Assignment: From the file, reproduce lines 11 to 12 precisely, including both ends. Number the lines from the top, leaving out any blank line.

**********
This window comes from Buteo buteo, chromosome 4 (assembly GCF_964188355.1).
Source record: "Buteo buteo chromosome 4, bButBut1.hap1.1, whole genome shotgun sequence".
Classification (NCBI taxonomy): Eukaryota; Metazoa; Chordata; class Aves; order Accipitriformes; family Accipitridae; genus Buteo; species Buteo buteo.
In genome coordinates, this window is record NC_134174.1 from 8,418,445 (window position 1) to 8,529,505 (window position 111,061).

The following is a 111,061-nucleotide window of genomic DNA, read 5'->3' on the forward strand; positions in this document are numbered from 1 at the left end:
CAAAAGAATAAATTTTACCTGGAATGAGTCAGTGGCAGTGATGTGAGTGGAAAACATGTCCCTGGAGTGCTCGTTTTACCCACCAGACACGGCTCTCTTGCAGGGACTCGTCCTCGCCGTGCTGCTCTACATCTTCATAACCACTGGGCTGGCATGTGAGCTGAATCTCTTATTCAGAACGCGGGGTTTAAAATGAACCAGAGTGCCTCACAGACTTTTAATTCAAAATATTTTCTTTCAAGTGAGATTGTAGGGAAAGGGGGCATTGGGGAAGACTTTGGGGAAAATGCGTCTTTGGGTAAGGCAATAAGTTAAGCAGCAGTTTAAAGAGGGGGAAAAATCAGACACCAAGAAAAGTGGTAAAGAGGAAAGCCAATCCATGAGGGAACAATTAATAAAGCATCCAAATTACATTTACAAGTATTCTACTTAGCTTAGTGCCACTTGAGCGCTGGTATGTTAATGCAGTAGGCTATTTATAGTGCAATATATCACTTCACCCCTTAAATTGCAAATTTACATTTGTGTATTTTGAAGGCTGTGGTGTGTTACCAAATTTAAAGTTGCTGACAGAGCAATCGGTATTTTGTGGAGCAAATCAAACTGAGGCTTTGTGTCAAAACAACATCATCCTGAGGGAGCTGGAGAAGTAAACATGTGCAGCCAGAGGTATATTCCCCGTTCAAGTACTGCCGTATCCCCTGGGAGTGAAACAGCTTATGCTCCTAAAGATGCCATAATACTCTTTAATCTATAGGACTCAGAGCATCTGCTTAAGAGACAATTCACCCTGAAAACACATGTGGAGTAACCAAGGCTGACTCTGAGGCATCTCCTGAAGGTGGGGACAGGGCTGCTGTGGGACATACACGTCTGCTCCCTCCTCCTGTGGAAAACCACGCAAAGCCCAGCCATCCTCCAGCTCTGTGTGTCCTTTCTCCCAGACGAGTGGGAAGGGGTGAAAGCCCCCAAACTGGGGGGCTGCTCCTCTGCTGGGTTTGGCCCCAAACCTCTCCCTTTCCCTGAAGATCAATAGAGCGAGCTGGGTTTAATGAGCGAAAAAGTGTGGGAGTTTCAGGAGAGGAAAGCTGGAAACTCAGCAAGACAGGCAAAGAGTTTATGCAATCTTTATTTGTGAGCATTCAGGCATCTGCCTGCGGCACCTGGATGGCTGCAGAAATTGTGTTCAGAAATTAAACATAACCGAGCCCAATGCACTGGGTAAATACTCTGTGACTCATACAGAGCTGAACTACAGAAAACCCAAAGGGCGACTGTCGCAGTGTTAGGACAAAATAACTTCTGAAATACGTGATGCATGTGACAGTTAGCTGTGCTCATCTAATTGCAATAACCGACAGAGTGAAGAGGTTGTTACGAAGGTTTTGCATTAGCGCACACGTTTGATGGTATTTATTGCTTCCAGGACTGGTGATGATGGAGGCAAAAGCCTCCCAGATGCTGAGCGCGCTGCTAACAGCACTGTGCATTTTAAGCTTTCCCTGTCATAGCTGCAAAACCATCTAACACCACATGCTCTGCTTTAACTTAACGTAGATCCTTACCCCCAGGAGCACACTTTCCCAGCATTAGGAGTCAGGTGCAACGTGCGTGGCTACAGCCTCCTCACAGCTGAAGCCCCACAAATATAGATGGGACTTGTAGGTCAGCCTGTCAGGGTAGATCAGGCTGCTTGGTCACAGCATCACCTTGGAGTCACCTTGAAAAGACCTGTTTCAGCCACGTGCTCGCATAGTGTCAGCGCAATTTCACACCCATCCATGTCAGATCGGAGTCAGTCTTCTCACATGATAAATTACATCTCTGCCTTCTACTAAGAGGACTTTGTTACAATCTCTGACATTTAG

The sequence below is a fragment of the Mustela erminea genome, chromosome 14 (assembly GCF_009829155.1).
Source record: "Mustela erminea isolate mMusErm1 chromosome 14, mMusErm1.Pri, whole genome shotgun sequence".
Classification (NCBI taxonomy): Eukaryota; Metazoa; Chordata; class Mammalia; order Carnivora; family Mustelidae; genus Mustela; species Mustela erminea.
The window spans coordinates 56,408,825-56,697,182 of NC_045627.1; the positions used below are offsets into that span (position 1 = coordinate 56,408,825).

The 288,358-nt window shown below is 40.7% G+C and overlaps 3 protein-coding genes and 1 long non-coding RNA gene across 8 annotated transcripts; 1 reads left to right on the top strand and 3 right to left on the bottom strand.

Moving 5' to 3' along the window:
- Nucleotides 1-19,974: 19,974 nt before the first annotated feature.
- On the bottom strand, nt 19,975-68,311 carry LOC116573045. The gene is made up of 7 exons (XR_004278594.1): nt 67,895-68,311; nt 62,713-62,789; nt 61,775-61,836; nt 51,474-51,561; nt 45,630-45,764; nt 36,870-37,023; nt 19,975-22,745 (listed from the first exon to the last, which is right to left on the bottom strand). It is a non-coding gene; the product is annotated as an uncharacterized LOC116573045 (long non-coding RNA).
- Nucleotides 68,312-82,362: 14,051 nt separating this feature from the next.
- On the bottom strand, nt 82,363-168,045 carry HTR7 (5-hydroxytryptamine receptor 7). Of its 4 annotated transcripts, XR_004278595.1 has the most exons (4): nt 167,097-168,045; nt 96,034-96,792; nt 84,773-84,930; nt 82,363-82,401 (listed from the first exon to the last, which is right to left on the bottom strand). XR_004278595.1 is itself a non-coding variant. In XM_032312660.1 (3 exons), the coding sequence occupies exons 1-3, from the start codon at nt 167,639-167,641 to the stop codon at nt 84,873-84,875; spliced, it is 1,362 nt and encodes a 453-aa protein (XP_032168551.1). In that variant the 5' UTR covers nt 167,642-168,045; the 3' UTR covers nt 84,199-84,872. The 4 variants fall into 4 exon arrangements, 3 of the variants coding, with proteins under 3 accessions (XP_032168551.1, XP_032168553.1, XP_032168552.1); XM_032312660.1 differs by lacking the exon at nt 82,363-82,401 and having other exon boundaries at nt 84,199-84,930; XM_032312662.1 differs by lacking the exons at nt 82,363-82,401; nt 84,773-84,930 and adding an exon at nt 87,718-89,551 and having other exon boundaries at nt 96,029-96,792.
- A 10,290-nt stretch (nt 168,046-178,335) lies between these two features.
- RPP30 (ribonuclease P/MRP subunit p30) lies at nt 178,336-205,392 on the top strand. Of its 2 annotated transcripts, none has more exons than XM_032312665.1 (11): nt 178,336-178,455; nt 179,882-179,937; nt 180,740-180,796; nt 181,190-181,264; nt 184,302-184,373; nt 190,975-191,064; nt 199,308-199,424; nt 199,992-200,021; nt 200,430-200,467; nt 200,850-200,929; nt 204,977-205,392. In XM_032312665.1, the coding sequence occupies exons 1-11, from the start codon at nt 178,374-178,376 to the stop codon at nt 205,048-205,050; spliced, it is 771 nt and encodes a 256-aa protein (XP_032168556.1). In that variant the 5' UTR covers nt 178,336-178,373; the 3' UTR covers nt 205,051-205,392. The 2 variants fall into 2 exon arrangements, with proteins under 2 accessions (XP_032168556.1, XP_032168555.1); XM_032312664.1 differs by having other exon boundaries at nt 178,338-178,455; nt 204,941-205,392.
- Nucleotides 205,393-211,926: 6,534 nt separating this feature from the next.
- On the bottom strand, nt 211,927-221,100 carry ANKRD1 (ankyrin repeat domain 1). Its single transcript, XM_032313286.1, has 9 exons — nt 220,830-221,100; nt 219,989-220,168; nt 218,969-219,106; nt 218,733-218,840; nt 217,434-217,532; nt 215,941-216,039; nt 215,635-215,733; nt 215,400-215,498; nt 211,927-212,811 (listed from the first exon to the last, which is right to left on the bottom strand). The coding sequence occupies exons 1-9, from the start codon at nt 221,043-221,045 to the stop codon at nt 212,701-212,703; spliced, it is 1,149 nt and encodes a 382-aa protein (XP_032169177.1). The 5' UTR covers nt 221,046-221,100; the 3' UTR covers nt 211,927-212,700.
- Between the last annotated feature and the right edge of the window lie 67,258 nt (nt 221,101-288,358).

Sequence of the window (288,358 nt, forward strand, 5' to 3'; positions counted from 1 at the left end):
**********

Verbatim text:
The 288,358-nt window shown below is 40.7% G+C and overlaps 3 protein-coding genes and 1 long non-coding RNA gene across 8 annotated transcripts; 1 reads left to right on the top strand and 3 right to left on the bottom strand.

Moving 5' to 3' along the window: